Brandon Manor recalled when he first walked onto the Morehouse College campus in Atlanta four years ago on academic probation after he graduated from Dr. Henry Wise Jr. High School in Upper Marlboro.
Today, the 21-year-old college graduate joins nearly 400 Morehouse “brothers” in the Class of 2019 who will have existing student debt erased thanks to the family of billionaire and philanthropist Robert F. Smith. Manor said he accrued more than $100,000 in student loans.
“I screamed, I stood up, I smiled,” said Manor, who garnered a bachelor’s degree in psychology. “It was just an emotional moment for everyone. It’s kind of indescribable. It swept me off my feet.”
Smith, who donated $1.5 million to the college earlier this year, served as the all-male college’s commencement speaker Sunday, May 19. Near the end of his 35-minute speech, he said his family promised to eliminate an estimated $40 million in student loans for the graduates. It equates to about $100,000 per student.
Smith’s announcement sparked an explosion on social media, including a tweet from Bernice King, daughter of the late civil rights icon Martin Luther King Jr., himself a Morehouse alum.
“Wow. What a love-power move by Robert Smith. I believe it’s the start of something major. I’m grateful for what Mr. Smith, who purchased my father’s birth home for the National Park Service, is doing for @Morehouse, which happens to be daddy’s alma mater.”
Meanwhile, Manor and other D.C.-area students remain in euphoria and shock and can’t stop smiling.
“It took us a few seconds to process it. Then we all shouted, ‘MVP,’” said Quintin Paschall, 21, a 2015 high school graduate of McKinley Technology High School in Northeast who received a bachelor’s degree in English. “This wasn’t the icing on the cake. This was a whole new cake in itself. You will see a lot more dreams fulfilled coming out of the Class of 2019.”
Paschall, president of the college’s student government association, said Tuesday, May 21 he accrued only $7,000 in student loans during his senior year at the college. That’s because he earned scholarships his freshman year, his mother used her retirement funds toward his sophomore and junior years, and Morehouse paid for most of his tuition his last year as an undergraduate.
The gift also raises the question of student debt in America the Brookings Institution called a “crisis.”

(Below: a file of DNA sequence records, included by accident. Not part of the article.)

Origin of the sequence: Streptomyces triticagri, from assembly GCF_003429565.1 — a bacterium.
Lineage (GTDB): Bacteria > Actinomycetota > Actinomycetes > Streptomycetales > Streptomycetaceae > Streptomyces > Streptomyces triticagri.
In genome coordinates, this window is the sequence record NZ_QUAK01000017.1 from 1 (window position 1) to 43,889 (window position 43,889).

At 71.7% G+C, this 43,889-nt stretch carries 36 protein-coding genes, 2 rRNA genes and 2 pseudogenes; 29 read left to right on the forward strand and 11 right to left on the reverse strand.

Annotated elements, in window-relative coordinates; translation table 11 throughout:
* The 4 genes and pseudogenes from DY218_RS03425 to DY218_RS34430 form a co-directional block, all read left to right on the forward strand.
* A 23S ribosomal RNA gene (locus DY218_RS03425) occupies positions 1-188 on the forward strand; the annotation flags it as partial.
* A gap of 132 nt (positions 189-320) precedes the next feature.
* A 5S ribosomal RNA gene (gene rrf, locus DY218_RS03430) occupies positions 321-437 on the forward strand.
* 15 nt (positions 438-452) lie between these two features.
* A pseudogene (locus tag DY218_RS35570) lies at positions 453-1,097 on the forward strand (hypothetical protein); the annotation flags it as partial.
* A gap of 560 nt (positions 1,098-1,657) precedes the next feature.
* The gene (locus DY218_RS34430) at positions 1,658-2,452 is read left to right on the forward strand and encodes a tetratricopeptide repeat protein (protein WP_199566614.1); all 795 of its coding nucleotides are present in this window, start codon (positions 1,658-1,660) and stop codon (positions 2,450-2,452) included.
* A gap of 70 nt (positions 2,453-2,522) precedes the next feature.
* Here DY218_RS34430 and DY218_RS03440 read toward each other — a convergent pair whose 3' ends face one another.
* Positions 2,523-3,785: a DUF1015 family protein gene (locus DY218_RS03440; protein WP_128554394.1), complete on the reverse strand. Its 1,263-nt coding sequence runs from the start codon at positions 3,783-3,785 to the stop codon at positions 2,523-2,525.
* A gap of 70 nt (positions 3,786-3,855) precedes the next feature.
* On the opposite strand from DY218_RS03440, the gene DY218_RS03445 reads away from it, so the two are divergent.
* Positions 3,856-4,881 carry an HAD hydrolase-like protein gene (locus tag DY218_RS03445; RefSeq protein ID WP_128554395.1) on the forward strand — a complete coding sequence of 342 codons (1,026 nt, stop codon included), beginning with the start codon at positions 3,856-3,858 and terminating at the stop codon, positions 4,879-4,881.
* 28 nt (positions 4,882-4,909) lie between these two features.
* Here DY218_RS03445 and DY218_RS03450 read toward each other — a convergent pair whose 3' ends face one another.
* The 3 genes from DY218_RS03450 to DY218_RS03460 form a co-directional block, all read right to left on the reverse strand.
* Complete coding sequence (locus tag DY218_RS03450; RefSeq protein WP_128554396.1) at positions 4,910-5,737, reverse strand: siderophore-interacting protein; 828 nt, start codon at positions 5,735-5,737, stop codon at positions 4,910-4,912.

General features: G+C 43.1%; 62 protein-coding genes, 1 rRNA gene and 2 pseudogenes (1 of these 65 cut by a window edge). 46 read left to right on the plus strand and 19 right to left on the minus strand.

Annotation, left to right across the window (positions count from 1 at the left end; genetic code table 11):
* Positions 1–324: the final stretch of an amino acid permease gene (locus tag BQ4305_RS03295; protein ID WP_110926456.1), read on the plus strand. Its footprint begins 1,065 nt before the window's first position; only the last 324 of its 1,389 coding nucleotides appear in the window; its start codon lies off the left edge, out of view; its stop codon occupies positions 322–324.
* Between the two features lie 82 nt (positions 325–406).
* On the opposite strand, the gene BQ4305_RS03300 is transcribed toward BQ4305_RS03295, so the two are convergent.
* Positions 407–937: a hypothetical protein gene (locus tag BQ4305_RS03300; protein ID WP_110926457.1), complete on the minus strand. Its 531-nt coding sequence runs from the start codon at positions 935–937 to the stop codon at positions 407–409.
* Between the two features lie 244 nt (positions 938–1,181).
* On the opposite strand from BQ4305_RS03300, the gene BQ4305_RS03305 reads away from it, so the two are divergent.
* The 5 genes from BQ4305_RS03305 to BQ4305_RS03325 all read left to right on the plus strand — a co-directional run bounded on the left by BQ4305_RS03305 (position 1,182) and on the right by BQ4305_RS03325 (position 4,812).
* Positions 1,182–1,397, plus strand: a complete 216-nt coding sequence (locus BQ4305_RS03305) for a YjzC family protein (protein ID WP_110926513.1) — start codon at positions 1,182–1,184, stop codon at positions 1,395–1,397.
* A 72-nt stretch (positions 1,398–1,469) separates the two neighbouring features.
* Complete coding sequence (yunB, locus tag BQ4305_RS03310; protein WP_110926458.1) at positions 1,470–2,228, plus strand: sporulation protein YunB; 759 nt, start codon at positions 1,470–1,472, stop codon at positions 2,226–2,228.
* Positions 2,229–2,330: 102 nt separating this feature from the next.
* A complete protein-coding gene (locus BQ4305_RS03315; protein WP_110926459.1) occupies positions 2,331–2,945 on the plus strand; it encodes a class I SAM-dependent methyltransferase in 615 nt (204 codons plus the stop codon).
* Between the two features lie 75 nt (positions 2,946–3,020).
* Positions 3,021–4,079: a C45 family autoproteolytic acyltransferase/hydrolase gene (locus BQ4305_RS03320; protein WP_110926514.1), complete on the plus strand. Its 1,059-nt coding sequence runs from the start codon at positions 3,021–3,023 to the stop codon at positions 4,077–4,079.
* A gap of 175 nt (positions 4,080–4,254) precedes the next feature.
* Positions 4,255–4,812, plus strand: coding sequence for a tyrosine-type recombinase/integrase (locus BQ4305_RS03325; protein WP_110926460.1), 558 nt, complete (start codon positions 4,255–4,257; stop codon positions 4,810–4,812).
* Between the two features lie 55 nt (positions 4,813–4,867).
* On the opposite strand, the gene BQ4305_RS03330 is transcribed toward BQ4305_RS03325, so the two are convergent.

Last year, the public policy organization in northwest D.C. analyzed Black college graduates with a bachelor’s degree in 2004 would have a debt of almost $64,000; compared to $27,770 to white graduates.
Adam Looney, a senior fellow with the institution, outlined several recommendations in an April letter to discharge student loans. Some of them include make income-based payment universal and automatic; prioritize loans for first- and second-year undergraduates; and dismiss small loan balances to eliminate burdens for millions of borrowers.
“There are many flaws in our student lending programs and too many borrowers are struggling with loans they can’t pay,” he said. “But that’s a call to fix the system, not scrap it.”
Thousands continue to pursue higher education as a means to achieve critical thinking, build a social network and increase opportunities for employment.
However, Morehouse alums proudly proclaim the school as one of the most unique Historical Black Colleges and University in the country.
Prince George’s County school board member Curtis Valentine, a 2000 Morehouse alum, summarized Freshmen are welcomed to the campus by a drum ceremony and then greeted by one during graduation.
“When you see 400 Black men march together and then you see 200 more alumni march together, the spirit will move you,” said Valentine, who attended Sunday’s commencement. “It is an understanding you are not just getting an education. You are part of a brotherhood.”
Valentine established a pipeline five years ago between Morehouse and Prince George’s Community College in Largo called the Diverse Male Student Initiative to offer mentorship, fellowship and academic assistance.
Darrell Larome, who graduated from Suitland High School in 2011, became the first student from the community college to graduate through the Morehouse pipeline.
Larome, 25, graduated with a bachelor’s degree in drama and will attend graduate school in a few months at Columbia University in New York City on a full scholarship.
He praised the achievement of his Morehouse classmates.
For instance, Paschall will head to New York in July to begin his teaching career at Excellence Boys Middle Academy Charter School in Brooklyn.
In September, Manor will conduct research for two years in the National Institutes of Health’s Intramural Research Training Award program in Bethesda. He plans to enroll in medical school.
“Morehouse really develops young men or boys into men that can impact this world in various forms and specialties,” Larome said. “The gift [from Smith] really does change lives to end the generational curse of debt that a lot of us have in the [Black] community. The more money we have available, we can contribute to our institutions, decrease debt … and increase scholarship opportunities for those in African American communities who can attend Morehouse College.”